Gastrointestinal MIS Procedures Laparoscopic surgery, the MIS procedure in the abdominal cavity, is the most common form of MIS performed and is used for many gastrointestinal conditions. The surgery is done while viewing the video screen. This allows for the same result as open surgery but with the least possible damage to the body structures. Gastrointestinal minimally invasive surgeries include :
Laparoscopic Anti-Reflux Procedures
The standard treatment for Gastroesophageal Reflux Disease (GERD) and hiatus hernias (herniation of the stomach into the chest) is laparoscopic fundoplication. In this procedure, the fundus (upper part) of the stomach is wrapped around the lower portion of the oesophagus and stitched in place. This surgery prevents stomach acid from flowing back into the oesophagus, preventing GERD.
This removal of the appendix is performed for acute appendicitis. Laparoscopic appendicectomy is a good alternative for patients with acute appendicitis, especially for young women of childbearing age, as the laparoscopic procedure has a diagnostic advantage for uncertain diagnosis. Other advantages include better cosmetic results, less pain and quicker recovery.
Bariatric (Weight Loss) Surgery
Surgical intervention for obesity, also referred to as bariatric surgery, has consistently been shown to be more effective than medical, dietary and lifestyle treatments alone. Bariatric surgical procedures cause weight loss by modifying parts of the gastrointestinal system. Four types of minimally invasive bariatric procedures are available at KIMS :
A silicone balloon is placed in the stomach by endoscopy and filled with a saline solution to give patients a sense of fullness, thereby reducing food intake. Although it is an effective method of weight loss, the balloon must be removed after 6 months because of breakdown by gastric acid.
Laparoscopic Adjustable Gastric Banding (LAGB)
LAGB is used for morbid obesity. An adjustable silicone band is placed around the upper part of the stomach to decrease the size of the stomach so that a person feels full faster, thus eating less and ultimately losing weight. The band is deemed adjustable because a port implanted under the skin allows for fine adjustments.
Laparoscopic Sleeve Gastrectomy (LSG)
In this procedure, the stomach is made into a tube with the excess part up to 85% removed. Although this is a relatively new procedure, early results show that weight loss after LSG is comparable to LAGB.
Laparoscopic Roux-en-Y Gastric Bypass (LRYGB)
This is the most complex bariatric surgical procedure performed at SGH. By reducing the size of the stomach and bypassing part of the small intestine, food intake is not only reduced, the process also limits the body’s ability to absorb calories. This has a great effect on the functioning of the gastrointestinal system and can be remarkably effective in correcting metabolic disorders such as Type II Diabetes Mellitus and hyperlipidaemia.
To achieve the best results, our bariatric surgeons work closely with endocrinologists, dietitians and physiotherapists for a multidisciplinary approach to prepare patients for the best intervention suited to their needs.
Laparoscopic Gallbladder Surgery
Laparoscopic cholecystectomy or removal of the gallbladder, is the most common MIS procedure performed daily. The gallbladder is removed to treat gallstone disease which causes symptoms such as pain or complications arising from the gallstones. For bile duct stones or associated abnormalities, exploration of the common bile duct can also be performed laparoscopically together with the cholecystectomy.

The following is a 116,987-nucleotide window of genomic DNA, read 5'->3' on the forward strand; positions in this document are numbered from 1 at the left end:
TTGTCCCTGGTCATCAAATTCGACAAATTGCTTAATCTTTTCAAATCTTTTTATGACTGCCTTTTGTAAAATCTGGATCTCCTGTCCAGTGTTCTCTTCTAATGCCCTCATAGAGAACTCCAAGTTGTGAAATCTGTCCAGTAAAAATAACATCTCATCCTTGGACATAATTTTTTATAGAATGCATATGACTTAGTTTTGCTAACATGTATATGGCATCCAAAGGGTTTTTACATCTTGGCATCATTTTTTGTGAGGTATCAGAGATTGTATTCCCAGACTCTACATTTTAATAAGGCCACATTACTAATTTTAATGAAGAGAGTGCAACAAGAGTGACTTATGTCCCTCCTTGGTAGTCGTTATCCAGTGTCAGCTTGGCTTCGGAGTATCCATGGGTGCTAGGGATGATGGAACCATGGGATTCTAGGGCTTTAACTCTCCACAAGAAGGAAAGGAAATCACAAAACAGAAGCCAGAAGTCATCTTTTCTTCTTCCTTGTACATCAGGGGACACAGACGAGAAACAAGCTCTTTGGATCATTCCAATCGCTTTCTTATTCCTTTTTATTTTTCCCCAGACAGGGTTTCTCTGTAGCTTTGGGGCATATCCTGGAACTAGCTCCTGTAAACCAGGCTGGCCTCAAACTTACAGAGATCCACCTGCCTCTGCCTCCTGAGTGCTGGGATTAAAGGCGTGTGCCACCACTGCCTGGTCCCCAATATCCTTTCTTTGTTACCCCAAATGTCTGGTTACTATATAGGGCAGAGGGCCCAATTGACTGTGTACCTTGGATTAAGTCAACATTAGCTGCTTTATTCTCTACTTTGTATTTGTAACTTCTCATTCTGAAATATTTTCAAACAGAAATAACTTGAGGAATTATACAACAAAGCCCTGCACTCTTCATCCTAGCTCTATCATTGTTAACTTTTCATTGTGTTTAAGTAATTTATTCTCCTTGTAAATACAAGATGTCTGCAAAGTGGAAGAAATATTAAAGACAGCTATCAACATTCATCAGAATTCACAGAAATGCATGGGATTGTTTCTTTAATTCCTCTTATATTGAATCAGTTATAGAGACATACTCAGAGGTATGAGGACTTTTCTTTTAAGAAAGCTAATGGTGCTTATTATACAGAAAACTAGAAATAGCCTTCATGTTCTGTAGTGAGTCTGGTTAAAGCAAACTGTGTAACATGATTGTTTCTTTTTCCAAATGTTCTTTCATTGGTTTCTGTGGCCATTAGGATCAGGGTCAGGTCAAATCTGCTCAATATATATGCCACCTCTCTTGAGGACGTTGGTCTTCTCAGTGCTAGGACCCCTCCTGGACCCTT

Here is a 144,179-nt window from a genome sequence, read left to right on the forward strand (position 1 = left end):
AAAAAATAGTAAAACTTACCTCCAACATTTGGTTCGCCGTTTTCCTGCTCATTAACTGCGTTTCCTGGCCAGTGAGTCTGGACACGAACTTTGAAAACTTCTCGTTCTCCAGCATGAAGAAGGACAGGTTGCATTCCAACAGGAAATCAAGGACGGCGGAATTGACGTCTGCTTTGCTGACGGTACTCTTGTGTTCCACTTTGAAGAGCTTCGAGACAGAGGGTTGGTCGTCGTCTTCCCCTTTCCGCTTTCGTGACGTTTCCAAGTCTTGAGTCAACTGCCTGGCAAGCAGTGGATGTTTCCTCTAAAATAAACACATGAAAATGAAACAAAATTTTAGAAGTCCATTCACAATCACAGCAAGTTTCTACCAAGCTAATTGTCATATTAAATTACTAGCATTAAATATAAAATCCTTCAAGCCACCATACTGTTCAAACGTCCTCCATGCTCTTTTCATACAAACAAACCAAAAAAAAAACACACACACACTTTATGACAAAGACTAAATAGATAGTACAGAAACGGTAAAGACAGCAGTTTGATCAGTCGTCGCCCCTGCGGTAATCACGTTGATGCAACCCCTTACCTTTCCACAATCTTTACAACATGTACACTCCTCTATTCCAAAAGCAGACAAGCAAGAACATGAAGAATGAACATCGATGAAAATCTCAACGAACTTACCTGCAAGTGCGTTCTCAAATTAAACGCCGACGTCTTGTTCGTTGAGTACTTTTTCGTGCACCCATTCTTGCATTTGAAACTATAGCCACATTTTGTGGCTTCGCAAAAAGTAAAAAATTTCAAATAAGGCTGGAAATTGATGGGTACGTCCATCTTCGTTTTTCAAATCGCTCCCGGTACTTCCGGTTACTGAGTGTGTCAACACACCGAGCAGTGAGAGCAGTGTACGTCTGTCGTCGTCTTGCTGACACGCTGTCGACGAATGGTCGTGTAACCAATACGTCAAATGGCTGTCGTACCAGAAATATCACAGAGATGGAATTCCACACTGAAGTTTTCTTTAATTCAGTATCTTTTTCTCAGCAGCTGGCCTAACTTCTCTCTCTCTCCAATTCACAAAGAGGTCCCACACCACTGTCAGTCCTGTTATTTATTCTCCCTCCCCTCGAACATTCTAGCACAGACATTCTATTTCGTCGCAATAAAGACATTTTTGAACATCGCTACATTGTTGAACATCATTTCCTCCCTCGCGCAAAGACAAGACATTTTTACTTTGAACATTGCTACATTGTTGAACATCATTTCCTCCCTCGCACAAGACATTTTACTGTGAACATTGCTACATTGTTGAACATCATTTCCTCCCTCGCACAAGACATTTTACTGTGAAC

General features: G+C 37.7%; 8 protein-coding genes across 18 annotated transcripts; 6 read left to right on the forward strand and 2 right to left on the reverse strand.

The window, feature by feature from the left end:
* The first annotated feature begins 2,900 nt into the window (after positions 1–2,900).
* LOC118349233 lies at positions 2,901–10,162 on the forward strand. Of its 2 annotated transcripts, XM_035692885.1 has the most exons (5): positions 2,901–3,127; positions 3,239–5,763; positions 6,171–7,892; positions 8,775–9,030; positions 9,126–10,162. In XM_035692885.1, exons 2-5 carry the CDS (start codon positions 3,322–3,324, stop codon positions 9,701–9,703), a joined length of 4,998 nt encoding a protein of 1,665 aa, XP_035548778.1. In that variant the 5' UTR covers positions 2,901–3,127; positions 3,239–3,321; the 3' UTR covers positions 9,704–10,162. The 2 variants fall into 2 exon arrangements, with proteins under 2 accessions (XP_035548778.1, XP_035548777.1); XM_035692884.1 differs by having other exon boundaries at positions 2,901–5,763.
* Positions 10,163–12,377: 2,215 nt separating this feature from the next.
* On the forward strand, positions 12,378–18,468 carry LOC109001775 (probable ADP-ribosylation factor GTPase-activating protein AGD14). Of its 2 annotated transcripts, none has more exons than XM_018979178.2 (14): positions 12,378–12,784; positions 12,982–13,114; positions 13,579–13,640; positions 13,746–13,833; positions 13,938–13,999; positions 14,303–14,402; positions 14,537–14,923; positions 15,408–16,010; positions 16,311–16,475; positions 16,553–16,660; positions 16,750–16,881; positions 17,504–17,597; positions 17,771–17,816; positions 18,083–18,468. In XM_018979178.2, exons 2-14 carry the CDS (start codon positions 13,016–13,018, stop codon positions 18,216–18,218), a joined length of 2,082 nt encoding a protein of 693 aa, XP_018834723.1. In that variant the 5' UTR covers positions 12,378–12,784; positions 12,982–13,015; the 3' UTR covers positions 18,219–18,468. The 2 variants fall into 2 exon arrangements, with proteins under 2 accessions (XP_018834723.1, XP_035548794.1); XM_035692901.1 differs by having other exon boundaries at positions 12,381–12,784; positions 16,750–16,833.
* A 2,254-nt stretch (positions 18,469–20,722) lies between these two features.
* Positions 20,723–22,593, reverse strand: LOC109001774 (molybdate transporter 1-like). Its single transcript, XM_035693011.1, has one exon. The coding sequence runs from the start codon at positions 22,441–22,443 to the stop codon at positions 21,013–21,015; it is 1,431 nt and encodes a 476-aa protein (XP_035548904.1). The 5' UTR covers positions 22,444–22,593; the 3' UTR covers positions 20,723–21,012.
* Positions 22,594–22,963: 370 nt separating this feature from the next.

Laparoscopic Hernia Repair
Hernias in the groin (inguinal), umbilical and other parts of the body occur when the abdominal wall is weakened and this may result in some abdominal contents such as the intestines bulging out. In laparoscopic surgery, the hernia is repaired from behind the abdominal wall. A small piece of surgical mesh is placed over the hernia defect and held in place with surgical staples.
Laparoscopic Liver Surgery
The laparoscopic segmental hepatectomy (removal of a small part of the liver) may be performed for liver cancers and tumours. For larger tumours or tumours less suitable for a complete laparoscopic technique, the laparoscopic-assisted hepatectomy is performed instead, in which case most of the surgery is performed with the laparoscopic technique. This technique still gives a much smaller incision than the usual open surgery incision.
Others include :
Using small abdominal incisions for access, surgeons use a laparoscope to remove an adrenal gland.
Laparoscopic Colon Resection
Laparoscopic approaches to colon and rectal disease are performed routinely by our surgeons for patients with colon cancer, colon polyps that can not be removed by a colonoscope, diverticulitis, ulcerative colitis and Crohn's disease. Removing the abnormal section of colon with laparoscopic techniques results in less pain, a smaller incision, and a shorter stay in the hospital.
Laparoscopic Gallstone Removal
Using the navel and small abdominal incisions for access, surgeons use a laparoscope to view the gallbladder, detach it, deflate it and remove it through the navel.
Laparoscopic Myotomy for Achalasia
Using small abdominal incisions for access, surgeons use a laparoscope to view the esophagus and repair the muscle of the lower esophagus.
Laparoscopic Removal of Stomach Tumors
Using small abdominal incisions for access, surgeons use a laparoscope to view and remove a tumor.
Laparoscopic Spleen Removal
Using small abdominal incisions for access, surgeons use a laparoscope to view the spleen, detach it, place it in a surgical bag and remove it through an incision.
Laparoscopic Ventral Hernia Repair
Using small abdominal incisions for access, surgeons use a laparoscope to view internal organs, remove existing scar tissue and place a surgical mesh under the hernia defect and attach it to the strong tissues of the abdominal wall.